Another thing I love about service is seeing the impact I have on the person I am helping. One place that happens for me, over and over, is at the Boys & Girls Club of Hollywood. I have been on the Board of the Club for more than four years, a role that brings me great joy and satisfaction. But, from time to time, I also volunteer with them in other ways.
During my Thirty Days of Service, I spent an afternoon helping kids with their homework in the Club’s learning center, which is where I visibly witnessed the impact I was having. I was sitting working with a young man struggling with his math assignment, something I could relate to, as I was never a superstar when it came to math. As I tried to help him, offering up various ways he could approach the equation, he grew more and more frustrated and was nearly begging me to just give him the answer. Not one to give in too easily to the charms of sweet kids, I kept working with him when suddenly something I said clicked with him and he was able to arrive at the correct answer. That little moment felt like magic for both of us!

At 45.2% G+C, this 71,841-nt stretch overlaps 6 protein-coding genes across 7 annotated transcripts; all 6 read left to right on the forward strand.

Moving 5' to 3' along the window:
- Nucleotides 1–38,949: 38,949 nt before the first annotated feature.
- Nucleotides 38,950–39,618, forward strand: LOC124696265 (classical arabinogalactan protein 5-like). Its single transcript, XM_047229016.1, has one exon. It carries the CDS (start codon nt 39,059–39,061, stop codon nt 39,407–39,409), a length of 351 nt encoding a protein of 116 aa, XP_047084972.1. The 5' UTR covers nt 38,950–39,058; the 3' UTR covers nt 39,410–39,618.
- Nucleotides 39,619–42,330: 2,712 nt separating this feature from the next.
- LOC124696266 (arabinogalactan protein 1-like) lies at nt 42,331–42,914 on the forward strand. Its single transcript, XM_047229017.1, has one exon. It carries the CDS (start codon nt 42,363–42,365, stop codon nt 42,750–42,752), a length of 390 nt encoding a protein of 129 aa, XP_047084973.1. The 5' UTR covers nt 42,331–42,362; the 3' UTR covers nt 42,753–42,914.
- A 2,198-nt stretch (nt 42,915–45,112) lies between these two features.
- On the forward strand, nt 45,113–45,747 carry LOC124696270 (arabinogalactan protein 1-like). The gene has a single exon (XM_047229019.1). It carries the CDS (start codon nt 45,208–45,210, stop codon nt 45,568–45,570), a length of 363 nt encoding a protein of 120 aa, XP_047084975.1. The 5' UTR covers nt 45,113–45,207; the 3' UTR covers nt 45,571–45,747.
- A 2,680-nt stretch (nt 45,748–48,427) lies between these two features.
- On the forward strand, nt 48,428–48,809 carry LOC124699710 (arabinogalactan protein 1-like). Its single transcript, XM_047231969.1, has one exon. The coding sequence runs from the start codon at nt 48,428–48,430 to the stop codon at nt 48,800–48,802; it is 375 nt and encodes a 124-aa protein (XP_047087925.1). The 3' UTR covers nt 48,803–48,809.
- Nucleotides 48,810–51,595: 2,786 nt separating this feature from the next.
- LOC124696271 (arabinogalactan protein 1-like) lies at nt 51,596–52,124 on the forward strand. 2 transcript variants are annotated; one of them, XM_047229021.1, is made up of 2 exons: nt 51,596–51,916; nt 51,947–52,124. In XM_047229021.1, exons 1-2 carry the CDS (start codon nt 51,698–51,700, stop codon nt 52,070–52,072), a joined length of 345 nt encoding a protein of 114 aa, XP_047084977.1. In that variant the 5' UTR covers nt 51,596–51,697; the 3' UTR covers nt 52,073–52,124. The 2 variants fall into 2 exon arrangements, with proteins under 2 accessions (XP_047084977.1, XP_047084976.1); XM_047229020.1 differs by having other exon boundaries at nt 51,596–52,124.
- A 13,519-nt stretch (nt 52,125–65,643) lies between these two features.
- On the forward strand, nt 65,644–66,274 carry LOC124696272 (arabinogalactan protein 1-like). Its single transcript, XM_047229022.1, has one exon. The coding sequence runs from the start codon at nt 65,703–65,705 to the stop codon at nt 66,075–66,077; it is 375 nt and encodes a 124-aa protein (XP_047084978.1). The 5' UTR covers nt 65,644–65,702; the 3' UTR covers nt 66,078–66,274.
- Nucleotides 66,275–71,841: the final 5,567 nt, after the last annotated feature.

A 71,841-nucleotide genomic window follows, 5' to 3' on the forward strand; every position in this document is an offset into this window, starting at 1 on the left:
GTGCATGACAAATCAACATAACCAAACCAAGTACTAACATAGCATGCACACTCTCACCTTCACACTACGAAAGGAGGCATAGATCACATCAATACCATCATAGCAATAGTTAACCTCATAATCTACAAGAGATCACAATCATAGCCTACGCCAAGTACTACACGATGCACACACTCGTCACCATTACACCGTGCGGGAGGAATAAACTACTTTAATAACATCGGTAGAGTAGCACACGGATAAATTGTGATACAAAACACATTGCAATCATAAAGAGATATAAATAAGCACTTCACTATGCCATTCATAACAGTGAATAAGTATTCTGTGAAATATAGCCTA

Speaking of magic, the folks at Playworks might not be magicians, but they are experts at transforming schools by providing play and physical activity at recess and throughout the school day. I have seen firsthand how their hands-on approach helps build self-esteem in kids through play in a positive, supportive and non-threatening environment. As a kid who was frequently teased and picked last in gym, I know how intimidating the playground can be and I wish Playworks had been around for me. The day I served with Playworks, I wrote the following in my blog, “Many of life’s lessons are learned on the playground and I am thrilled that these kids, and kids at other Playworks schools, have an opportunity to learn those lessons in a safe and supportive environment. For the kids, it might seem like it’s just playtime, but we adults know it’s much more than that.”
So, whether it’s helping a teacher or kid, playing or instructing, there are so many ways to give to our next generation of leaders. I hope that during this back-to-school season, you will join me in pledging to find a way to serve this school year and help ensure a bright future for all.